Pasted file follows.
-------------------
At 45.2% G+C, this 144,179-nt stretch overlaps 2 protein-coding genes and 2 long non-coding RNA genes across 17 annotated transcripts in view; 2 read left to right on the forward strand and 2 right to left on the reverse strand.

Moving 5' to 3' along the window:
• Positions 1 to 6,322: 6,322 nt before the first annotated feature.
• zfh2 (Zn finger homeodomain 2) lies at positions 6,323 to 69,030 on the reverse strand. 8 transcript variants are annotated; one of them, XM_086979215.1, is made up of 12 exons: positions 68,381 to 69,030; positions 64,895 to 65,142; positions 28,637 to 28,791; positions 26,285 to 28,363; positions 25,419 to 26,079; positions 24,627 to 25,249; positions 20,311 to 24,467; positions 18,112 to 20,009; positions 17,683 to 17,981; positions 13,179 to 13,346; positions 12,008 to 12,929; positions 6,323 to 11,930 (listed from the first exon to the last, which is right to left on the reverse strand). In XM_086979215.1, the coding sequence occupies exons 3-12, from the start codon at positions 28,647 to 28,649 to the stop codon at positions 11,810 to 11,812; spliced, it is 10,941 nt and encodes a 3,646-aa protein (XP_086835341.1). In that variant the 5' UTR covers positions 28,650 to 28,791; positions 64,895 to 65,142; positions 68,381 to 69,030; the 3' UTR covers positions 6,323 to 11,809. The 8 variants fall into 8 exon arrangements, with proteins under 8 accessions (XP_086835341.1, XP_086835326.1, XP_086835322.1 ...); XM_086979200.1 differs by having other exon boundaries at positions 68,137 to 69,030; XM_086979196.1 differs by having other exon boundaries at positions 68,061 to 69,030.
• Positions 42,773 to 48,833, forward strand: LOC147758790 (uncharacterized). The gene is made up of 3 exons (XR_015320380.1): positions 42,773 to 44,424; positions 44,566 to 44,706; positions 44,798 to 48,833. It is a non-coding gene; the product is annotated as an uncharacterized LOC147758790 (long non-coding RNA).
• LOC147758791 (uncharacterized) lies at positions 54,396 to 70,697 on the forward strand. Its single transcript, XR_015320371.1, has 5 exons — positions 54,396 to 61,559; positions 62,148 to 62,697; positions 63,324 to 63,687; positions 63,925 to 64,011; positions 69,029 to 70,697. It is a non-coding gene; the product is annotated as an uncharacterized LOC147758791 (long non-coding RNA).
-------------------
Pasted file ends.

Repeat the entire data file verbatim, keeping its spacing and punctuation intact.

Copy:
At 45.2% G+C, this 144,179-nt stretch overlaps 2 protein-coding genes and 2 long non-coding RNA genes across 17 annotated transcripts in view; 2 read left to right on the forward strand and 2 right to left on the reverse strand.

Moving 5' to 3' along the window:
• Positions 1 to 6,322: 6,322 nt before the first annotated feature.
• zfh2 (Zn finger homeodomain 2) lies at positions 6,323 to 69,030 on the reverse strand. 8 transcript variants are annotated; one of them, XM_086979215.1, is made up of 12 exons: positions 68,381 to 69,030; positions 64,895 to 65,142; positions 28,637 to 28,791; positions 26,285 to 28,363; positions 25,419 to 26,079; positions 24,627 to 25,249; positions 20,311 to 24,467; positions 18,112 to 20,009; positions 17,683 to 17,981; positions 13,179 to 13,346; positions 12,008 to 12,929; positions 6,323 to 11,930 (listed from the first exon to the last, which is right to left on the reverse strand). In XM_086979215.1, the coding sequence occupies exons 3-12, from the start codon at positions 28,647 to 28,649 to the stop codon at positions 11,810 to 11,812; spliced, it is 10,941 nt and encodes a 3,646-aa protein (XP_086835341.1). In that variant the 5' UTR covers positions 28,650 to 28,791; positions 64,895 to 65,142; positions 68,381 to 69,030; the 3' UTR covers positions 6,323 to 11,809. The 8 variants fall into 8 exon arrangements, with proteins under 8 accessions (XP_086835341.1, XP_086835326.1, XP_086835322.1 ...); XM_086979200.1 differs by having other exon boundaries at positions 68,137 to 69,030; XM_086979196.1 differs by having other exon boundaries at positions 68,061 to 69,030.
• Positions 42,773 to 48,833, forward strand: LOC147758790 (uncharacterized). The gene is made up of 3 exons (XR_015320380.1): positions 42,773 to 44,424; positions 44,566 to 44,706; positions 44,798 to 48,833. It is a non-coding gene; the product is annotated as an uncharacterized LOC147758790 (long non-coding RNA).
• LOC147758791 (uncharacterized) lies at positions 54,396 to 70,697 on the forward strand. Its single transcript, XR_015320371.1, has 5 exons — positions 54,396 to 61,559; positions 62,148 to 62,697; positions 63,324 to 63,687; positions 63,925 to 64,011; positions 69,029 to 70,697. It is a non-coding gene; the product is annotated as an uncharacterized LOC147758791 (long non-coding RNA).